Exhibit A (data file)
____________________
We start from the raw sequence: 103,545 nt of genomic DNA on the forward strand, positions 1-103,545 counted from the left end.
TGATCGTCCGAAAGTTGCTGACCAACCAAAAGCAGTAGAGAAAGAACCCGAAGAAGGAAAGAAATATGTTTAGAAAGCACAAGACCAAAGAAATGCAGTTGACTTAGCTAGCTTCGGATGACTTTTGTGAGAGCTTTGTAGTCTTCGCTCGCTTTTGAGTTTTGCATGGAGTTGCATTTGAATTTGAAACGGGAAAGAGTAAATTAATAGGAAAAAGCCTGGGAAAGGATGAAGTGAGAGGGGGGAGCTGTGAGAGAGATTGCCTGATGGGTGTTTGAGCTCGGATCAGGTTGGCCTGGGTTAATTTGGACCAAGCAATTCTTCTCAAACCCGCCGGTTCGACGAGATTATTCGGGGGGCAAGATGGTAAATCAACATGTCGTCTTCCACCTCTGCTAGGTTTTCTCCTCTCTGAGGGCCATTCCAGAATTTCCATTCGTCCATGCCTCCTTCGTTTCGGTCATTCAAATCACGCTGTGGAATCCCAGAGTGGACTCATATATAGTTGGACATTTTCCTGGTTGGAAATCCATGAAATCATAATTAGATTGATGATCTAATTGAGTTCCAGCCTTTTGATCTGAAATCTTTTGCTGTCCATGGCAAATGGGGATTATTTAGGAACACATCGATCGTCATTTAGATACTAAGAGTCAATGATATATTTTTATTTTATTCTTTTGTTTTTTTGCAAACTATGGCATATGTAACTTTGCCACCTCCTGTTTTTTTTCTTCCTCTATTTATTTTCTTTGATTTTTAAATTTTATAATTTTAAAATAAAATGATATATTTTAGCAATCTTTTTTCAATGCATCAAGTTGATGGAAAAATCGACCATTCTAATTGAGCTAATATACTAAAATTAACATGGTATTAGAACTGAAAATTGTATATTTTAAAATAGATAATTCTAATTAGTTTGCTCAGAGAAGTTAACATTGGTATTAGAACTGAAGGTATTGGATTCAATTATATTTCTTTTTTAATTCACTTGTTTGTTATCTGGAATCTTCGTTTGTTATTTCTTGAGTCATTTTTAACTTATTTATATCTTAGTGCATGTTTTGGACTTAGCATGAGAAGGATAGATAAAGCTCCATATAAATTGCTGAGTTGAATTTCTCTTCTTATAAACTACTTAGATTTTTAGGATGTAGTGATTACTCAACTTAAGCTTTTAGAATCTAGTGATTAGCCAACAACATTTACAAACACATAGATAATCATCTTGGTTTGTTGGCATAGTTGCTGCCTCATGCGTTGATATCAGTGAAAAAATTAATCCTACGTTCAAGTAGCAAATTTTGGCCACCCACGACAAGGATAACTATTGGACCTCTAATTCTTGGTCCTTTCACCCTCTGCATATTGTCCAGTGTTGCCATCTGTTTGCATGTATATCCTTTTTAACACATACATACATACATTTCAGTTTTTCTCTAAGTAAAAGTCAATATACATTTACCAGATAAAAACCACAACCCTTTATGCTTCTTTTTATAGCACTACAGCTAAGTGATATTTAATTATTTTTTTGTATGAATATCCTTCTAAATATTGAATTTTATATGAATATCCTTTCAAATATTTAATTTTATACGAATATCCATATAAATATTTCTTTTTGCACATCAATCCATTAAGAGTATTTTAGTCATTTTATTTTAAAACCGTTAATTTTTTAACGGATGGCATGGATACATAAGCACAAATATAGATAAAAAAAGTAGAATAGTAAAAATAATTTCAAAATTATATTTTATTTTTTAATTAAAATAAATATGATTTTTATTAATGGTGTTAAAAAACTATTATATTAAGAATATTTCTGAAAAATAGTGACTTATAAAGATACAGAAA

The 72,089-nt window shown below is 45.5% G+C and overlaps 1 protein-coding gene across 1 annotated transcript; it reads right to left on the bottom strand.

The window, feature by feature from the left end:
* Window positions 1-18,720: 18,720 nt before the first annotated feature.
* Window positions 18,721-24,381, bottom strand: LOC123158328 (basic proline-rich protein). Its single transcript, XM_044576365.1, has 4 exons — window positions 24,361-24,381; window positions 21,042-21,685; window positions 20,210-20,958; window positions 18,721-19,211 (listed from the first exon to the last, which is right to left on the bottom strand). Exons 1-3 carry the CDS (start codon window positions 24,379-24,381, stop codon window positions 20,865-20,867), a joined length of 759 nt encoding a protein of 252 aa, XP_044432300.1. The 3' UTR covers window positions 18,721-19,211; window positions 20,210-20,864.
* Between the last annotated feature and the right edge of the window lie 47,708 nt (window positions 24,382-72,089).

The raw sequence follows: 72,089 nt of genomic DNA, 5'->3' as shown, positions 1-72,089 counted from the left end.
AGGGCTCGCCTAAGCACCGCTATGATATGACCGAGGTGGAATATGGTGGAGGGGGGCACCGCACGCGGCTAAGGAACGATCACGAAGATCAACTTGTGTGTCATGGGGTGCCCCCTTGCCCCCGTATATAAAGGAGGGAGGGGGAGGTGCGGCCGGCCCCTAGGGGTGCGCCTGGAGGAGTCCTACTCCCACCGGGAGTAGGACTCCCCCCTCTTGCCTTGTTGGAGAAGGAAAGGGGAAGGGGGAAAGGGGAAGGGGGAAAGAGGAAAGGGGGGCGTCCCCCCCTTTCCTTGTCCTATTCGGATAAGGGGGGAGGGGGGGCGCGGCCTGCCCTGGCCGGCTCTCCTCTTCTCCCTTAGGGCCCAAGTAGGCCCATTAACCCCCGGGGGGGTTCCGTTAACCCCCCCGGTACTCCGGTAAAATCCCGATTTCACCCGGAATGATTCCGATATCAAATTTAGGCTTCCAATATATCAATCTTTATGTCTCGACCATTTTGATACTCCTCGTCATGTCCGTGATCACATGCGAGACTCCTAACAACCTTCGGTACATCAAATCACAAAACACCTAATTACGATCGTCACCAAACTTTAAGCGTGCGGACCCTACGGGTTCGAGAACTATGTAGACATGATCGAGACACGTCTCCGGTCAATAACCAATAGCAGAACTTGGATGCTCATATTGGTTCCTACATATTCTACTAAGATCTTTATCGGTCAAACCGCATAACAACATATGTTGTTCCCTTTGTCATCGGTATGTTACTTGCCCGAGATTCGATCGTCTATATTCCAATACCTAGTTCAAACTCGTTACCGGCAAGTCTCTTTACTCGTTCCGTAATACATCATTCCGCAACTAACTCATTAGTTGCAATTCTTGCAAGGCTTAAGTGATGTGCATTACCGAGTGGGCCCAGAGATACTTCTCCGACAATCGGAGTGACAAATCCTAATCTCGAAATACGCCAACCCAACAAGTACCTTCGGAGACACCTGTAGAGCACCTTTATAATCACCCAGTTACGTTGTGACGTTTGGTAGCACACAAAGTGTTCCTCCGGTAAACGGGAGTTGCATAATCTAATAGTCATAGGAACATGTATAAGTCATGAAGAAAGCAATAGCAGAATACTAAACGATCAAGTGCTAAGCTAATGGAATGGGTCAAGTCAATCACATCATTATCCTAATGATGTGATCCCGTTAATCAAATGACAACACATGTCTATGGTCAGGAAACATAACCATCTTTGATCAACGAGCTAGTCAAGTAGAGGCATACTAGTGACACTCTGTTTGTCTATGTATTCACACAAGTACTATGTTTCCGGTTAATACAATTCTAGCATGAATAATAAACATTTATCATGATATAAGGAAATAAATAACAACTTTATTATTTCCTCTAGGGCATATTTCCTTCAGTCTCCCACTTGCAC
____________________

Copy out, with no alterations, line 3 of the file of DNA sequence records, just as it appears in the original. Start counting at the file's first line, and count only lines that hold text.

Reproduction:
The 72,089-nt window shown below is 45.5% G+C and overlaps 1 protein-coding gene across 1 annotated transcript; it reads right to left on the bottom strand.